Letters to the Editor

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The New York Sun

‘Renaissance Comes to Bed-Stuy’

Granted, Bedford-Stuyvesant has come a long way from its days as a crime-ridden, drug zone. However, if you look around New York City, there is a major lack of housing, and affordable housing [“A Renaissance Comes to ‘The Alamo’ of Bed-Stuy,” David Lombino. Page 1, June 5, 2006].

Bedford-Stuyvesant is just one of a few places that newcomers, and those priced out of their middle-class communities, are going to, but is it because they desire to move there? I am not buying it.

Sure, urban areas in Brooklyn have made major comebacks. Coney Island and Red Hook are thriving, thanks to renewal in commercial properties such as Keyspan Park and Fairway Supermarket. However, if you didn’t know anything about Bedford-Stuyvesant and were to walk along Myrtle Avenue or Fulton Street, the main road, you would see a place not as rosy as your article states.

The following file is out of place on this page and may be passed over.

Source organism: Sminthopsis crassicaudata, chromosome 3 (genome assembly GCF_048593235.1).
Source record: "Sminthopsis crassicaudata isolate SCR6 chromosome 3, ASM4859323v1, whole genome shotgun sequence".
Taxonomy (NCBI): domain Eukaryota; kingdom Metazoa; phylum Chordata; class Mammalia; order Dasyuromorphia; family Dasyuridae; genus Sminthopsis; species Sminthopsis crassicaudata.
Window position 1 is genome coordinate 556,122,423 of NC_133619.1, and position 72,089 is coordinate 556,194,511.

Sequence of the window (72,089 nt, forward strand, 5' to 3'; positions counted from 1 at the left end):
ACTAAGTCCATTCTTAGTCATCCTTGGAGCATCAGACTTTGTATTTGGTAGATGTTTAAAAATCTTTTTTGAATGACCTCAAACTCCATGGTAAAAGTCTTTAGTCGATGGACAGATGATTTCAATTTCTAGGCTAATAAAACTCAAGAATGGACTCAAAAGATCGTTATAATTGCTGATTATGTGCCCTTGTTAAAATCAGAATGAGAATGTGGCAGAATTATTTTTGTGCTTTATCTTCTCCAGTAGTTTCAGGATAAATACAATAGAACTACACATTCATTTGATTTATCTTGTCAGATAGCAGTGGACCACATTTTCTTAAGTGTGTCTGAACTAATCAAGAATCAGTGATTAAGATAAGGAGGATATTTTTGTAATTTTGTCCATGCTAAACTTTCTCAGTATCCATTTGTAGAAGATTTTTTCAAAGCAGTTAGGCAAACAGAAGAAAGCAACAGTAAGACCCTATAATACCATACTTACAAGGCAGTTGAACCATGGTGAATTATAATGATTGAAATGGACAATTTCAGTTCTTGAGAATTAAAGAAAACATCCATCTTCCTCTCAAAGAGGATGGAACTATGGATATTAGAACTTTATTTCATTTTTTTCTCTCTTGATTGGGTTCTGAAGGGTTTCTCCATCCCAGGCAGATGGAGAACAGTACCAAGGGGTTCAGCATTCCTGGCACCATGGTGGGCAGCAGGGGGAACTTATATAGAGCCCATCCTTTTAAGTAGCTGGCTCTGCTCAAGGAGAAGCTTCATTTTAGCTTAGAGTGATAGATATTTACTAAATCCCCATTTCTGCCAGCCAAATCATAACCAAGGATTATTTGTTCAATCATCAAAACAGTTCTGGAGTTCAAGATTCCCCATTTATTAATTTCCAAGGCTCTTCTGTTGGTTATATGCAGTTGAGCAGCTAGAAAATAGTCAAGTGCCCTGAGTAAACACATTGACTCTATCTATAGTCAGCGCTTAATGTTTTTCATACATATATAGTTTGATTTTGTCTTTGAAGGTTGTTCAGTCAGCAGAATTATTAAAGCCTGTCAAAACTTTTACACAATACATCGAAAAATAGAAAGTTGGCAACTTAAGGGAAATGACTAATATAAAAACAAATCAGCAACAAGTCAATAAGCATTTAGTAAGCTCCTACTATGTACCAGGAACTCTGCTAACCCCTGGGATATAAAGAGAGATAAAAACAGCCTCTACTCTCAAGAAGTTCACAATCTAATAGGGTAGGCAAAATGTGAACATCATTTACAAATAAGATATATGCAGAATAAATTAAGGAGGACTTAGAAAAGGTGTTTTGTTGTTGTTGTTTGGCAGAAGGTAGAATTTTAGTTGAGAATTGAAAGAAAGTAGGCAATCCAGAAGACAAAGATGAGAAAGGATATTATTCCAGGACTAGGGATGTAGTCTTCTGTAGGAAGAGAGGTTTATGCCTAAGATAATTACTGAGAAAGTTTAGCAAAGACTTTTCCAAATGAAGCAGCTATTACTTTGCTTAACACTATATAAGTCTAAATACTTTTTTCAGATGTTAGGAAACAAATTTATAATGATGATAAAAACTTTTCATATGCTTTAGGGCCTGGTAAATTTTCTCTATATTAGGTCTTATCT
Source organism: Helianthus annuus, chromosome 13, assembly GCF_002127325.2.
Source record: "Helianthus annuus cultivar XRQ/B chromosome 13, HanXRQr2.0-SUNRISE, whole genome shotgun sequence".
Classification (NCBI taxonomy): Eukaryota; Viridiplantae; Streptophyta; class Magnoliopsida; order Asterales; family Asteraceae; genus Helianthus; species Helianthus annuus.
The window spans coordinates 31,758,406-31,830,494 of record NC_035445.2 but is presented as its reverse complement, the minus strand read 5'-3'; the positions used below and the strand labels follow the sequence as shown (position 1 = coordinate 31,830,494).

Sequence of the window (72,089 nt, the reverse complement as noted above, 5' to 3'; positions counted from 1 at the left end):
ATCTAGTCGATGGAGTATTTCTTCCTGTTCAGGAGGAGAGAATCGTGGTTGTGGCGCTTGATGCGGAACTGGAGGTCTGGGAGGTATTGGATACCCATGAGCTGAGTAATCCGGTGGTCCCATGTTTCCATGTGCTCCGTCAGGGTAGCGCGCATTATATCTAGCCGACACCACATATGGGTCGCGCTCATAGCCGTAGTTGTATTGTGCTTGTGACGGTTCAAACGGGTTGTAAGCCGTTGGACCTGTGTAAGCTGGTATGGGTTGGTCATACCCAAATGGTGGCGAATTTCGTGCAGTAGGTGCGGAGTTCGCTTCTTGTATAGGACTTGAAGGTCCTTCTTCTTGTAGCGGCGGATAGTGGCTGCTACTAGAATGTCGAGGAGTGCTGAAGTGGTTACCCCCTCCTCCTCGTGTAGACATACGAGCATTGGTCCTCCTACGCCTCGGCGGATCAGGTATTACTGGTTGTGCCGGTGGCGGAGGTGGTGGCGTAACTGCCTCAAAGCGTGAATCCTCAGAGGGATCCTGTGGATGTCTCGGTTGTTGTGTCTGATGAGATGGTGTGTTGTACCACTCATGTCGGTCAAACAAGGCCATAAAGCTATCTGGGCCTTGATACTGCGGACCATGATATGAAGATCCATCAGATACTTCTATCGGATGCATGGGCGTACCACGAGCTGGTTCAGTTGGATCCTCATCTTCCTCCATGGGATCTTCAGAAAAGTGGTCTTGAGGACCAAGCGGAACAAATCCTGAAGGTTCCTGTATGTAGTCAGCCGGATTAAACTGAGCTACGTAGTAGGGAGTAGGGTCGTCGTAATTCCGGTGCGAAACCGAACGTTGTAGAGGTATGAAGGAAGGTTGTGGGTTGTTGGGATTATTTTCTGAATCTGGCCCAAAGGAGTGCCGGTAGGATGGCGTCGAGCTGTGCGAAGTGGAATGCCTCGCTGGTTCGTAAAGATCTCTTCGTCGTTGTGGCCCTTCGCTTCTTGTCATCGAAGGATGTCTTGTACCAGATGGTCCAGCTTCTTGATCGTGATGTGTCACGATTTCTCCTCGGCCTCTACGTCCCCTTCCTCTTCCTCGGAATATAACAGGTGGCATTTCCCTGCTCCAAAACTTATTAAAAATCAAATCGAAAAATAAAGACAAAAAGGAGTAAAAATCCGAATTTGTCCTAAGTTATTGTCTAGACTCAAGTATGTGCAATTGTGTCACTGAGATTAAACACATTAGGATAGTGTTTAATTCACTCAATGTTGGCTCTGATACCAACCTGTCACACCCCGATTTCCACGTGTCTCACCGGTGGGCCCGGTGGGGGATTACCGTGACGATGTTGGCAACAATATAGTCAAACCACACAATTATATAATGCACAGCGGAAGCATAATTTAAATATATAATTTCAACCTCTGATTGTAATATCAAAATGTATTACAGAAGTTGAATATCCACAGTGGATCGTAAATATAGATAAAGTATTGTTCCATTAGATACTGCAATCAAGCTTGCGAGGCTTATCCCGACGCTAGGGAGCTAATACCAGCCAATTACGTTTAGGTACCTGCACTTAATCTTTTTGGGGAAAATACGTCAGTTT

There are still vacant stores, graffiti, and a place if you were walking alone at 1 in the morning, you might be asking for a death wish, not a good time as you would find in other communities. The travel to Manhattan is still rather long on the M and J subway lines; the buses along Fulton Street move slowly.

It is nice to see the community making a comeback, in large part due to the newcomers and some new business improvements such as Home Depot and Bushaby’s restaurant. But the comeback is not completed. New residents have come only because property values everywhere in New York City are skyrocketing at never-seen-before levels, and longtime suffering residents are taking advantage of it. Bedford-Stuyvesant has a lot of work to do still.

Staten Island

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The New York Sun

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